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Alcohol-related emergency calls soar in Camden

PUBLISHED: 10:14 17 December 2009 | UPDATED: 16:37 07 September 2010

Tan Parsons STARTLING figures revealed this week have shown that Camden has the second highest rate of alcohol-related 999 calls in London. The London Ambulance Service (LAS) statistics show that since 24-hour licensing was introduced for pubs and restaur

Tan Parsons

STARTLING figures revealed this week have shown that Camden has the second highest rate of alcohol-related 999 calls in London.

The London Ambulance Service (LAS) statistics show that since 24-hour licensing was introduced for pubs and restaurants in 2005 the rate of emergencies in Camden has risen by almost 15 per cent and now accounts for a tenth of all ambulance call outs.

There were 3,244 alcohol-related calls in the borough during the financial year 2008/09 - a figure topped only by Westminster, where 5,489 calls were made over the same period.

LAS operations manager Natasha Wills said: "Providing a fast, effective and first-class response to patients in Camden is our top priority, so dealing with this many alcohol-related calls is a real concern.

"We are having to treat more patients who are simply drunk, which limits our ability to reach people who really need our help.

"We're asking people to be sensible when they're out drinking in Camden and to use their ambulance service wisely.

"This will help us to ensure that ambulances are available for people with life-threatening emergencies."

Neighbouring boroughs have also recorded rises in the amount of alcohol-related emergencies since 2005, but overall they pale in comparison to Camden and Westminster.

Haringey recorded 1,819 such calls in 2008/09 and Barnet recorded 1,535.

Silla Carron, who is a community leader on the Clarence Way Estate in Camden Town, said the new licensing laws have had a huge effect on her neighbourhood - effectively making it an open house policy on drinking.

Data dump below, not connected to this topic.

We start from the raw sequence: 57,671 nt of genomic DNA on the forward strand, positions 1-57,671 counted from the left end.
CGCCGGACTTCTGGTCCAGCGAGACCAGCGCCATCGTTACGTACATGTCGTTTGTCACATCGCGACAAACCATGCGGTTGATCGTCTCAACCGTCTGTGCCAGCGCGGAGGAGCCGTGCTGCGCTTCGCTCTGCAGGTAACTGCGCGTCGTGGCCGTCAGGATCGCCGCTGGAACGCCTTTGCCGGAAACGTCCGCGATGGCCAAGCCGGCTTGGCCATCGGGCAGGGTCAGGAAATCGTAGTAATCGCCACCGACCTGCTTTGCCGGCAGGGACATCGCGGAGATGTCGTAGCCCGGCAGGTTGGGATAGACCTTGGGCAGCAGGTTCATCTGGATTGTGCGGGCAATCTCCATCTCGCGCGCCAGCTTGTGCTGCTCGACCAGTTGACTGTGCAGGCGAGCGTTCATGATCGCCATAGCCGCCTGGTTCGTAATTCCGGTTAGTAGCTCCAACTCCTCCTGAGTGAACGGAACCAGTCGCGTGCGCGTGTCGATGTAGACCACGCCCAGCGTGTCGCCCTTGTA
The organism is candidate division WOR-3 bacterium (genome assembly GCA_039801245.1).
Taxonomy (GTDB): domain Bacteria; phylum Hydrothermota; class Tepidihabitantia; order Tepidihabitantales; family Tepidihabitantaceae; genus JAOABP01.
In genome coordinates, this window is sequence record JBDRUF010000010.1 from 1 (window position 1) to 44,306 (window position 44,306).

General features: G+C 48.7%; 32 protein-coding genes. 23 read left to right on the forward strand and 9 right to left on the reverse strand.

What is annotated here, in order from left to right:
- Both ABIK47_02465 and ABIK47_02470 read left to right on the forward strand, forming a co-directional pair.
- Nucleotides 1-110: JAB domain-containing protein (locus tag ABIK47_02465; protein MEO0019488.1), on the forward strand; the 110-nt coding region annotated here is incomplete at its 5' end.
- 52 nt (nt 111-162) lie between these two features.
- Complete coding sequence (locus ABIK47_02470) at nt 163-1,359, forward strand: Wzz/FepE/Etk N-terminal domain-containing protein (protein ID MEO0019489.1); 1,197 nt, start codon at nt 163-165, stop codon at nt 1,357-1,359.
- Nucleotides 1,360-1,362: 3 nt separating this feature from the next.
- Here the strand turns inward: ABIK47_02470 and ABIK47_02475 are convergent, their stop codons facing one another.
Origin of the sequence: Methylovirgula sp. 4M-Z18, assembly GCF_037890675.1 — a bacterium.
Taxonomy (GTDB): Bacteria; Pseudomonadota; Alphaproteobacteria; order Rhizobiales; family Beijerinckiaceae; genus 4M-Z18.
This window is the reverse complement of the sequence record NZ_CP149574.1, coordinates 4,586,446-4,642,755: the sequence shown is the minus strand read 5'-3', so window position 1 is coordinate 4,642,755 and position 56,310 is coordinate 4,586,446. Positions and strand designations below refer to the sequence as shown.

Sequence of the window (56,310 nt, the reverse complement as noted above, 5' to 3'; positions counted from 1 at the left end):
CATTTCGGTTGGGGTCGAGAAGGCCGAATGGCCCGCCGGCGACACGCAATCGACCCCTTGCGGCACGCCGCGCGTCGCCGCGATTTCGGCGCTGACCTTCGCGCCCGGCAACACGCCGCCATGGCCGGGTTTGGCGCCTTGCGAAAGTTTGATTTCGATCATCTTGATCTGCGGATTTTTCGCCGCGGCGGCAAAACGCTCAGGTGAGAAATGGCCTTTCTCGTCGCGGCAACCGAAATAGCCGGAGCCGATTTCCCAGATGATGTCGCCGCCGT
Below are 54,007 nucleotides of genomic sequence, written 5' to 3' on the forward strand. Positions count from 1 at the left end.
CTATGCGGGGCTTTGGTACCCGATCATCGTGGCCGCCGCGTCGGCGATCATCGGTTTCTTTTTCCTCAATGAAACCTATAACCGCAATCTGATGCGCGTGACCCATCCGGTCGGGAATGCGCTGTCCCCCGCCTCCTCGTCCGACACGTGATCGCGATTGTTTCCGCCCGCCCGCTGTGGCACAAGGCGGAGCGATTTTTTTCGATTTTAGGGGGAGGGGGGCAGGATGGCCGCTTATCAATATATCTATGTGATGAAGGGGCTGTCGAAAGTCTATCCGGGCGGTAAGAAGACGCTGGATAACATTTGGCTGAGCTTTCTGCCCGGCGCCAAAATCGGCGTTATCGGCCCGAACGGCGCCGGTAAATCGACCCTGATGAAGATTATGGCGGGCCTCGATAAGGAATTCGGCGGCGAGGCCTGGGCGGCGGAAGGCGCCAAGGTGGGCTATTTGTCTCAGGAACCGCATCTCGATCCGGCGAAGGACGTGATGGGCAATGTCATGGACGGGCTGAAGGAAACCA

Supermarkets were also to blame, she said, for selling alcoholic drinks around the clock.

She said: "I'm an ex drinker so I'm speaking from experience and I can tell you it's been a bad move.

"There are a lot more youngsters drinking than ever before. You've still got people using stairwells to p*** and vomit wherever they feel like it."

In 2005 the Heath and Hampstead Society spoke out against the prospect of 24-hour licensing. Chairman Tony Hillier now says that while Hampstead does not have a problem with alcohol abuse, he still thinks it was wrong to open up the possibility of all night drinking.

"By and large in Hampstead we don't have alcohol abuse leading to injuries," he said.

"This may sound arrogant but I think the 2003 Licensing Act, if properly used by local residents, can lead to the very beneficial effect of allowing much better control of late night drinking than the previous system.

"There were five or six bars and restaurants that constituted the late night drinking trade in Hampstead but thanks to the efforts of residents they closed down.

"Now we have a reasonable compromise between residents and restaurants.

"I feel very sorry for other parts of the borough such as Kentish Town and Camden Town that have these problems - it's terrible. I feel that opening up the 24-hour licensing was a mistake. It was a terrible idea."

He says the only positive to arise from the new laws is the use of evidence-based panel hearings which give local residents an opportunity to be heard, and the decision to differentiate between the licensing of premises as opposed to individuals.

According to the LAS, ambulances are most in demand between midnight and 2am on Saturdays when more than one in six of all calls are directly alcohol-related.


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